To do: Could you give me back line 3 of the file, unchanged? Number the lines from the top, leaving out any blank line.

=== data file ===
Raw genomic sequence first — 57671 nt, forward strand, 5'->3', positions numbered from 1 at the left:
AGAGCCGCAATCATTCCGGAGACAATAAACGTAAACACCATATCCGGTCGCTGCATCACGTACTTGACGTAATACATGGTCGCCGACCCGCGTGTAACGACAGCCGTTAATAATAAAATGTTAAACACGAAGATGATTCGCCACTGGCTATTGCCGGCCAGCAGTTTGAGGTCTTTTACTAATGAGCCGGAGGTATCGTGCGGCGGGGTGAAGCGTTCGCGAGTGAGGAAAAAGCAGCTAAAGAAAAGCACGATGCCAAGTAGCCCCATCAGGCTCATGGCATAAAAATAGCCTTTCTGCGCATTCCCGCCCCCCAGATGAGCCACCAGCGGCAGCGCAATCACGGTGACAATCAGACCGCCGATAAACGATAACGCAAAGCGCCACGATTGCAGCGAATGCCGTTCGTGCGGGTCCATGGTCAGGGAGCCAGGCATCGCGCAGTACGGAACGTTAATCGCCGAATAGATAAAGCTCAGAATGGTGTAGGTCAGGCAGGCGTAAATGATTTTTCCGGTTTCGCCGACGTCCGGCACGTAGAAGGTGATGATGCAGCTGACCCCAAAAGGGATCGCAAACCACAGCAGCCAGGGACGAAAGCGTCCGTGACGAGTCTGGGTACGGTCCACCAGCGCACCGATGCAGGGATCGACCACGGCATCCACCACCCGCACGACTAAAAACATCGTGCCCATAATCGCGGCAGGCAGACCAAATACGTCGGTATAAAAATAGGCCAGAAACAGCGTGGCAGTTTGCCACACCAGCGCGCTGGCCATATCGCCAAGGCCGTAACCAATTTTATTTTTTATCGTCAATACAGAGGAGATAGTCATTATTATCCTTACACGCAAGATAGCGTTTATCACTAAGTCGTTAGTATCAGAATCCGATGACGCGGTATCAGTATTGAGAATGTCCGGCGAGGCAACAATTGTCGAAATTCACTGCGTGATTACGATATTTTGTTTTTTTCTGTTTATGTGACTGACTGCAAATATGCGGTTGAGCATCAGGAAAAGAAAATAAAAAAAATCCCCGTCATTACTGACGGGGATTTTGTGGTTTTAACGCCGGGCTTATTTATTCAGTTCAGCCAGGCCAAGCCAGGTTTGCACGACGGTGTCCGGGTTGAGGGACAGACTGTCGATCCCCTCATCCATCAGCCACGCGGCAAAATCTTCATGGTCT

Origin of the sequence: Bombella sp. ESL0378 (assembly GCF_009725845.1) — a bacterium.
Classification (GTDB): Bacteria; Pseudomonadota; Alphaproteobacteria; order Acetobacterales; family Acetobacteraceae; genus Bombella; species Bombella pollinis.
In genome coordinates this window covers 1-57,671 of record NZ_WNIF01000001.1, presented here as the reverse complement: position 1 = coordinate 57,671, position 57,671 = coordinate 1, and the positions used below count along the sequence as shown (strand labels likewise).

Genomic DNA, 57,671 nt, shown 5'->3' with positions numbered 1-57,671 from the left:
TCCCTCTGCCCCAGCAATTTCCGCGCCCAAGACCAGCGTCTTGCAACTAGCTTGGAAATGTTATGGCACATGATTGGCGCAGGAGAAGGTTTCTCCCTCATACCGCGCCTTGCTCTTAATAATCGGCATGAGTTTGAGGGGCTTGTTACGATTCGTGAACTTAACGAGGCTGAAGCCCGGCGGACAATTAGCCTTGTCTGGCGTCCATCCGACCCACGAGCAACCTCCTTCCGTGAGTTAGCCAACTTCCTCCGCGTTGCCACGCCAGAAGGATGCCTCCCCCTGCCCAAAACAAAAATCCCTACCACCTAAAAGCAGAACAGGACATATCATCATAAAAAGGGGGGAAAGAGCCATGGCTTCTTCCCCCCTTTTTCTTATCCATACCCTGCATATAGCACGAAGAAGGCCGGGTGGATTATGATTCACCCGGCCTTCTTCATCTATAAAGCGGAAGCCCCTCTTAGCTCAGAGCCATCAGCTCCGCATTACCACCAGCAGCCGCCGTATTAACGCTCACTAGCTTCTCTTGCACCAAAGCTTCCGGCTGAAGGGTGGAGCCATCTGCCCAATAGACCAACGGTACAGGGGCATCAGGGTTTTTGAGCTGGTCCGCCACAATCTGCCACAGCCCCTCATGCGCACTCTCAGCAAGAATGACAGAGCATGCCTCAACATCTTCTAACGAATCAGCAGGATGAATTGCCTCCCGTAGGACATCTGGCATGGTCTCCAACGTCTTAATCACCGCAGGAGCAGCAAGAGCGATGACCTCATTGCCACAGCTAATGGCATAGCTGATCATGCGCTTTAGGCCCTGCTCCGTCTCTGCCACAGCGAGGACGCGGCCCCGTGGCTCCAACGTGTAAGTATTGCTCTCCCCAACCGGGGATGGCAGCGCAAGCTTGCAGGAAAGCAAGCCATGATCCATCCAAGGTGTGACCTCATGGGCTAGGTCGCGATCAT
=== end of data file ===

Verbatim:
Origin of the sequence: Bombella sp. ESL0378 (assembly GCF_009725845.1) — a bacterium.